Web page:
CD11b+ Gr-1+ Cells Were the Major Source of TGF-β1 in Tumor-bearing Mice and Necessary for Tumor Recurrence.
The splenic nonlymphoid cells include CD11b+ (45.33 ± 10.23% in naive mice, 33.72 ± 8.61% in tumor-bearing mice), CD11c+ (3.78 ± 1.21% in naive mice, 3.47 ± 1.76% in tumor-bearing mice), F4/80+ (23.75 ± 9.80% in naive mice, 17.83 ± 7.21% in tumor-bearing mice), and Gr-1+ cells (45.09 ± 7.59% in naive mice, 35.92 ± 11.88% in tumor-bearing mice). Among the CD11b+ cells, almost 80% (37.52 ± 7.72% and 28.16 ± 10.68% of nonlymphoid spleen cells in naive and tumor-bearing mice) were positive for Gr-1 and >50% (23.75 ± 9.8% and 17.83 ± 7.21%) were positive for F4/80, but <10% were CD11c+. Most of the CD11c+ cells were myeloid dendritic cells that also expressed CD11b (Fig. 6)
To determine which among the splenic nonlymphoid cells make TGF-β1, we depleted CD11b+, CD11c+, or Gr-1+ cells from splenic nonlymphoid cells and measured TGF-β1 levels in the supernatants of the ex vivo cultures (Fig. 7, A and B)
. Surprisingly, depletion of either CD11b+ or Gr-1+ cells almost completely abrogated TGF-β1 production by nonlymphoid cells from tumor-bearing mice. However, removing CD11c+ cells did not have an effect on the TGF-β1 level at 12 h, although it did at 6 h, whereas the effect of either CD11b or Gr-1 depletion persisted at 12 h, indicating that CD11c+ cells were less critical than CD11b+ Gr-1+ double positive cells for TGF-β production (Fig. 7 A). These results suggested that although CD11c+ cells may play some role, among the cells expressing CD11b, CD11b+ Gr-1+ double positive cells were the major source of TGF-β1 production by nonlymphoid cells from 15-12RM–injected mice. We detected these cells primarily in the spleen, not draining lymph nodes, where their numbers were inadequate for study.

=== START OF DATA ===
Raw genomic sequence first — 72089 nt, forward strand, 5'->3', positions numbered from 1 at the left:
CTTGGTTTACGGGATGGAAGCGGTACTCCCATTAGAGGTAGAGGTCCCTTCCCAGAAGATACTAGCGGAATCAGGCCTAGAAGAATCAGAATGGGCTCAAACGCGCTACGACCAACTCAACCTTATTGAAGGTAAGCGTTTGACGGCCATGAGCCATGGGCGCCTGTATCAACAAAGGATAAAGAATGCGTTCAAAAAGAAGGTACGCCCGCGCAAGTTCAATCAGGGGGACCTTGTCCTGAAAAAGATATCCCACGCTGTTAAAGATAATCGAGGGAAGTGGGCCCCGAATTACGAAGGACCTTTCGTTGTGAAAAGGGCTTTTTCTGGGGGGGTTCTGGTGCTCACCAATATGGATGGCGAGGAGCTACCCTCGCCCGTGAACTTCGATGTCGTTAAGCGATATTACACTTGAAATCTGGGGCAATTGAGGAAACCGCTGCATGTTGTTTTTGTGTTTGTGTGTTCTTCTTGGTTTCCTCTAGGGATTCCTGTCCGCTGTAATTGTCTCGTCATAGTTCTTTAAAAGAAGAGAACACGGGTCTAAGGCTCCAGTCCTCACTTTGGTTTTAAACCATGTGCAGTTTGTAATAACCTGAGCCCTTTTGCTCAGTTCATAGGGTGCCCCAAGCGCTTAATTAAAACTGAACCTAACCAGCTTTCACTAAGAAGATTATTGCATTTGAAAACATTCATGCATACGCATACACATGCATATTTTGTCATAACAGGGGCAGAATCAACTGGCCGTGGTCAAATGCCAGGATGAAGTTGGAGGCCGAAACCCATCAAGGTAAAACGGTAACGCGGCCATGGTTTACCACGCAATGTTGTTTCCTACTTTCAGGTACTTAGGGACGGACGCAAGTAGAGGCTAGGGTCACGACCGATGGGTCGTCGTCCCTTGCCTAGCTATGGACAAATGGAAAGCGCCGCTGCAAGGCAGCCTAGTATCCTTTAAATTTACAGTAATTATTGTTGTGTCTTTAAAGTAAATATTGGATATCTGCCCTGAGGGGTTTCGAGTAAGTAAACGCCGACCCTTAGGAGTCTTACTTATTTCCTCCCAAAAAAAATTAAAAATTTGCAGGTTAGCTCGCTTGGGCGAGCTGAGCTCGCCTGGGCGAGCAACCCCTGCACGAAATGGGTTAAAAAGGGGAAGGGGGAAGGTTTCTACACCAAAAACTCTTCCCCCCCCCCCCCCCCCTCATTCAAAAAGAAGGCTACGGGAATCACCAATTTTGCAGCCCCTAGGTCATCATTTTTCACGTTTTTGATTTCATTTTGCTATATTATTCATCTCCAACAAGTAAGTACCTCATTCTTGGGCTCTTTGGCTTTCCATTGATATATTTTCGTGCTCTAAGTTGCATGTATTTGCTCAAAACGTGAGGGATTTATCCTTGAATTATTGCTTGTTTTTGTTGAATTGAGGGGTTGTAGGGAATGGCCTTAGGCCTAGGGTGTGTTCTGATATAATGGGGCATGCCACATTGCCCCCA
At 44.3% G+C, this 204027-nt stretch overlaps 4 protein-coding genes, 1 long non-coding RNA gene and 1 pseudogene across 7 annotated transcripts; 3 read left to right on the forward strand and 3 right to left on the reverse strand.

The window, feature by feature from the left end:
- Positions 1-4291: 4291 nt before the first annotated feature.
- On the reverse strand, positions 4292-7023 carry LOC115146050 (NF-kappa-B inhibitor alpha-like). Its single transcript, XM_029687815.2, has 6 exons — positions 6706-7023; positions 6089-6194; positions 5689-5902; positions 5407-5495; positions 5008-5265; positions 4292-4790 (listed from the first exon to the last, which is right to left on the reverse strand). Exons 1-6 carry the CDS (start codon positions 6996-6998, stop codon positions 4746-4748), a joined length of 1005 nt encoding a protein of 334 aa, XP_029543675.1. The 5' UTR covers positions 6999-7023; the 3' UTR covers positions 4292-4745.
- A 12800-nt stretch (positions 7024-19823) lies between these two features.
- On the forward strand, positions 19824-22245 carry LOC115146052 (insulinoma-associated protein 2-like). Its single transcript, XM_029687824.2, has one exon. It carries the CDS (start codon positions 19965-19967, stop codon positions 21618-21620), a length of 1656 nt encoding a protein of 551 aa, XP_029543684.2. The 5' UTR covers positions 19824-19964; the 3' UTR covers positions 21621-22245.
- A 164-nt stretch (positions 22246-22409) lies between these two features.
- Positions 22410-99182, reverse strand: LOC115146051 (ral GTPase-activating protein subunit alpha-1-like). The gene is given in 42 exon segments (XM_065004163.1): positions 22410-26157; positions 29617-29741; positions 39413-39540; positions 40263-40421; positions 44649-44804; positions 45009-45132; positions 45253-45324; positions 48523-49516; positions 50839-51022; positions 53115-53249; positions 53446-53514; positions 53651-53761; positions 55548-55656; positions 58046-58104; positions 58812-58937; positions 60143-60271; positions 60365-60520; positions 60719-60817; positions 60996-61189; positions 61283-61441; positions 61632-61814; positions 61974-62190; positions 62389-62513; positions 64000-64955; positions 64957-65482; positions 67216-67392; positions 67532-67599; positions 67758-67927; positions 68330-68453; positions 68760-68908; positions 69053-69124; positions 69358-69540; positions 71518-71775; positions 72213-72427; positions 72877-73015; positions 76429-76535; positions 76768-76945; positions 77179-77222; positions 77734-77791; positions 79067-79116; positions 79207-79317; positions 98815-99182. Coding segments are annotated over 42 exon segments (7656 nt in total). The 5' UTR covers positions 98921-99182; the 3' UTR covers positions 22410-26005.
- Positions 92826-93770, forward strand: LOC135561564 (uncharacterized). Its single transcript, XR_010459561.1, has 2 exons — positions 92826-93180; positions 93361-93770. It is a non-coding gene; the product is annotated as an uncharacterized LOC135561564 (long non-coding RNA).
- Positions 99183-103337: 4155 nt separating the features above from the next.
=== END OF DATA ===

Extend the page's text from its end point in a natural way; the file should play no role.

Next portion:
Therefore, we examined the role of Gr-1+ cells in down-regulation of tumor immunosurveillance in vivo. Mice were treated with various doses (200, 100, 10, and 1 μg) of anti–Gr-1. Among the doses, the group of mice treated with 1 μg antibody from days 5–20 after tumor injection were protected from tumor recurrence (Fig. 7 C). (At high doses of anti–Gr-1 mAbs, tumor never even regressed, presumably due to immunodeficiency from depletion of antigen-presenting cells, so the recurrence could not be studied [not depicted]). Thus, Gr-1+ cells were not only necessary for ex vivo TGF-β1 production, but also in fact necessary for down-regulation of immunosurveillance in vivo.
The results indicated that the intermediate cell in the downstream effector arm of the circuit is the Gr-1+ CD11b+ cell. To better characterize these cells, we examined the expression of CD11c, CD31, and IL-4Rα on Gr-1+ CD11b+ cells (Fig. 8